In its bid to squeeze the most out of the assets following the merger, GlaxoSmithKline is planning to sell Affymax, the California-based drug discovery company that produces libraries of millions of potential drugs to test in screens. Affymax employs around 200 people in two laboratories in Santa Clara and Palo Alto in California.
The company, which was bought by Glaxo Holdings in 1995 for $533 million, is expected to net around $400 million to the pharma major. Along with this acquisition, Glaxo also acquired a 65 per cent stake in Affymetrix, a successful gene chip company that was earlier spun off from Affymax. Glaxo has already reaped a lot returns from this company as it subsequently sold of several chunks of shares that yielded the company a handsome gain. GlaxoSmithKline still holds about 22 per cent in Affymetrix.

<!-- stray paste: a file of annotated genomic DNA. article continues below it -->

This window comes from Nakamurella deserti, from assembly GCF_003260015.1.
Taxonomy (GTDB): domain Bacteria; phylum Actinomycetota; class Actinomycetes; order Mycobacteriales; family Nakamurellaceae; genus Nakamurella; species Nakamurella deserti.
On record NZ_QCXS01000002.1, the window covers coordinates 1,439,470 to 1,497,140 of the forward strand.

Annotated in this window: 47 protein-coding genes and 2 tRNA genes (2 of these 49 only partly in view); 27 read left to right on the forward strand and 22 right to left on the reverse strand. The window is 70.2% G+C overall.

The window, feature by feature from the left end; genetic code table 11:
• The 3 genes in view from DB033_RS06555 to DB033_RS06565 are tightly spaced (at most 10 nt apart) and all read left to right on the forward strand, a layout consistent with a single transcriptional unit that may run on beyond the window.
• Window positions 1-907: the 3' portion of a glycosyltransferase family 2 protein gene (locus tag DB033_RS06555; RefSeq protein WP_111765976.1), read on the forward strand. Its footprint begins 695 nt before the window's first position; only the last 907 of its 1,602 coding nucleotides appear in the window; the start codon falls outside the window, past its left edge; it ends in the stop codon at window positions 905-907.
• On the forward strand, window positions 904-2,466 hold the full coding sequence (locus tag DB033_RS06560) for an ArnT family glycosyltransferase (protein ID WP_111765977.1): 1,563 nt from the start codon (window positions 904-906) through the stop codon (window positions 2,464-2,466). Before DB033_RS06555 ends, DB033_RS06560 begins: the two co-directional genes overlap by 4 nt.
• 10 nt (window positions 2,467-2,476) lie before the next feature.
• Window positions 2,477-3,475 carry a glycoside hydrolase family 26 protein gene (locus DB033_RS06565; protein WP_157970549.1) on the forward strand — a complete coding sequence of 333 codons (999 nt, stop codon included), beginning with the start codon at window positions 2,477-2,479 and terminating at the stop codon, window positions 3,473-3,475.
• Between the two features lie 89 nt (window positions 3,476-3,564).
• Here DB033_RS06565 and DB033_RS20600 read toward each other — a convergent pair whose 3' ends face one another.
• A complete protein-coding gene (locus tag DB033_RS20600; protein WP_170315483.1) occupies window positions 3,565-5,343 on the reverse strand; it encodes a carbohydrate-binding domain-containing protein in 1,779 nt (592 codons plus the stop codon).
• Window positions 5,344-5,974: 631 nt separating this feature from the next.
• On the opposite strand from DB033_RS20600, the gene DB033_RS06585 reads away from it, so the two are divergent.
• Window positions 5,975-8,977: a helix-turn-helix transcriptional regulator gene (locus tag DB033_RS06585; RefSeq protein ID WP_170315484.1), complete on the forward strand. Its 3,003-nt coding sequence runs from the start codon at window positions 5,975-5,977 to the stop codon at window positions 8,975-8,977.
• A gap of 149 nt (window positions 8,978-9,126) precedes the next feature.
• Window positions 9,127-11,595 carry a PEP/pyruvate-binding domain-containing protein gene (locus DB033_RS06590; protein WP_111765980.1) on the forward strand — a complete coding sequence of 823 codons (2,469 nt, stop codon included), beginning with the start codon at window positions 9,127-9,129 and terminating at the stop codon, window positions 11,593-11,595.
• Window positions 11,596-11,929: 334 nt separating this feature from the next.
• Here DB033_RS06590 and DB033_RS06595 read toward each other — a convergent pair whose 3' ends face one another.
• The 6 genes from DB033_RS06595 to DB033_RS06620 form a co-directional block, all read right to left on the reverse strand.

With Glaxo having installed Affymax technology across its laboratories around the world, the latter has ceased to be a key asset in the pharma company's portfolio. Hence the divestment.
According to some venture capital groups valuing the company, which has been part of Glaxo for more than six years and has been providing services exclusively to Glaxo, is going to be difficult. As a stand-alone entity, it would have to differentiate its services from those of other chemical library companies in a sector that has rapidly become commoditised.